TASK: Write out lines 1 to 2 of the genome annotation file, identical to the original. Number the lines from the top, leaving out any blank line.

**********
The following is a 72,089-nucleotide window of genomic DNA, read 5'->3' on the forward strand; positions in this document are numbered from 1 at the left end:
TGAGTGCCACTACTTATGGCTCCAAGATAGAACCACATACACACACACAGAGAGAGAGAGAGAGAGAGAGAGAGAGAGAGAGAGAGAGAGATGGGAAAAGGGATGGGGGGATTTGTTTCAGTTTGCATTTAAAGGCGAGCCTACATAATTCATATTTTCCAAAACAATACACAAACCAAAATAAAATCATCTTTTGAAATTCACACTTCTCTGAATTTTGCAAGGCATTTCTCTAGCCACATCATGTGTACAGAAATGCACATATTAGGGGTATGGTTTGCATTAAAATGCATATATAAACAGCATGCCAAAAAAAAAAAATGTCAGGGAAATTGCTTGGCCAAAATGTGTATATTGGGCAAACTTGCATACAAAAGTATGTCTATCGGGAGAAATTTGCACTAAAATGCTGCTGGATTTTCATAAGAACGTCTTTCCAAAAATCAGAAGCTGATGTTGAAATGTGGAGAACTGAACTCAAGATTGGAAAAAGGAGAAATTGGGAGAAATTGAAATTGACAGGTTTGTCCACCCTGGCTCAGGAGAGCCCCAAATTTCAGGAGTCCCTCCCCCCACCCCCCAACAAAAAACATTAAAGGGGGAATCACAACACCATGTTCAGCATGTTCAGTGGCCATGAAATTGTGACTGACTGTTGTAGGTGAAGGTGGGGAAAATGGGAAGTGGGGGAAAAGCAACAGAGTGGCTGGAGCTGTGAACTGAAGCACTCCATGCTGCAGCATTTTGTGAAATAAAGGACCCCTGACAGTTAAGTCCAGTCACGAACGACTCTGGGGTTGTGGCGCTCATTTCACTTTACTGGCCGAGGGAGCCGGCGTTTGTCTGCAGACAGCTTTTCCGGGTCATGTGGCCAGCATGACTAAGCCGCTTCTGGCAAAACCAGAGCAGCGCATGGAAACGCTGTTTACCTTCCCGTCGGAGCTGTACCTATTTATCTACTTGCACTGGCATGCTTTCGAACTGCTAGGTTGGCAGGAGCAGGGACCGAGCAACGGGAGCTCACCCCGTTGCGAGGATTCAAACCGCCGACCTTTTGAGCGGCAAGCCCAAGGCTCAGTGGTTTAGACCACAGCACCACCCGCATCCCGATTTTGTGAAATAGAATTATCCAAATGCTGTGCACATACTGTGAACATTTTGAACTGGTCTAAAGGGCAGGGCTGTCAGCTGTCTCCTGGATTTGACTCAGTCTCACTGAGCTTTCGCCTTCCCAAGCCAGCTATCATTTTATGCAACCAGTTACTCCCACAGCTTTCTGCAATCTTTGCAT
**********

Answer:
The following is a 72,089-nucleotide window of genomic DNA, read 5'->3' on the forward strand; positions in this document are numbered from 1 at the left end:
TGAGTGCCACTACTTATGGCTCCAAGATAGAACCACATACACACACACAGAGAGAGAGAGAGAGAGAGAGAGAGAGAGAGAGAGAGAGAGATGGGAAAAGGGATGGGGGGATTTGTTTCAGTTTGCATTTAAAGGCGAGCCTACATAATTCATATTTTCCAAAACAATACACAAACCAAAATAAAATCATCTTTTGAAATTCACACTTCTCTGAATTTTGCAAGGCATTTCTCTAGCCACATCATGTGTACAGAAATGCACATATTAGGGGTATGGTTTGCATTAAAATGCATATATAAACAGCATGCCAAAAAAAAAAAATGTCAGGGAAATTGCTTGGCCAAAATGTGTATATTGGGCAAACTTGCATACAAAAGTATGTCTATCGGGAGAAATTTGCACTAAAATGCTGCTGGATTTTCATAAGAACGTCTTTCCAAAAATCAGAAGCTGATGTTGAAATGTGGAGAACTGAACTCAAGATTGGAAAAAGGAGAAATTGGGAGAAATTGAAATTGACAGGTTTGTCCACCCTGGCTCAGGAGAGCCCCAAATTTCAGGAGTCCCTCCCCCCACCCCCCAACAAAAAACATTAAAGGGGGAATCACAACACCATGTTCAGCATGTTCAGTGGCCATGAAATTGTGACTGACTGTTGTAGGTGAAGGTGGGGAAAATGGGAAGTGGGGGAAAAGCAACAGAGTGGCTGGAGCTGTGAACTGAAGCACTCCATGCTGCAGCATTTTGTGAAATAAAGGACCCCTGACAGTTAAGTCCAGTCACGAACGACTCTGGGGTTGTGGCGCTCATTTCACTTTACTGGCCGAGGGAGCCGGCGTTTGTCTGCAGACAGCTTTTCCGGGTCATGTGGCCAGCATGACTAAGCCGCTTCTGGCAAAACCAGAGCAGCGCATGGAAACGCTGTTTACCTTCCCGTCGGAGCTGTACCTATTTATCTACTTGCACTGGCATGCTTTCGAACTGCTAGGTTGGCAGGAGCAGGGACCGAGCAACGGGAGCTCACCCCGTTGCGAGGATTCAAACCGCCGACCTTTTGAGCGGCAAGCCCAAGGCTCAGTGGTTTAGACCACAGCACCACCCGCATCCCGATTTTGTGAAATAGAATTATCCAAATGCTGTGCACATACTGTGAACATTTTGAACTGGTCTAAAGGGCAGGGCTGTCAGCTGTCTCCTGGATTTGACTCAGTCTCACTGAGCTTTCGCCTTCCCAAGCCAGCTATCATTTTATGCAACCAGTTACTCCCACAGCTTTCTGCAATCTTTGCAT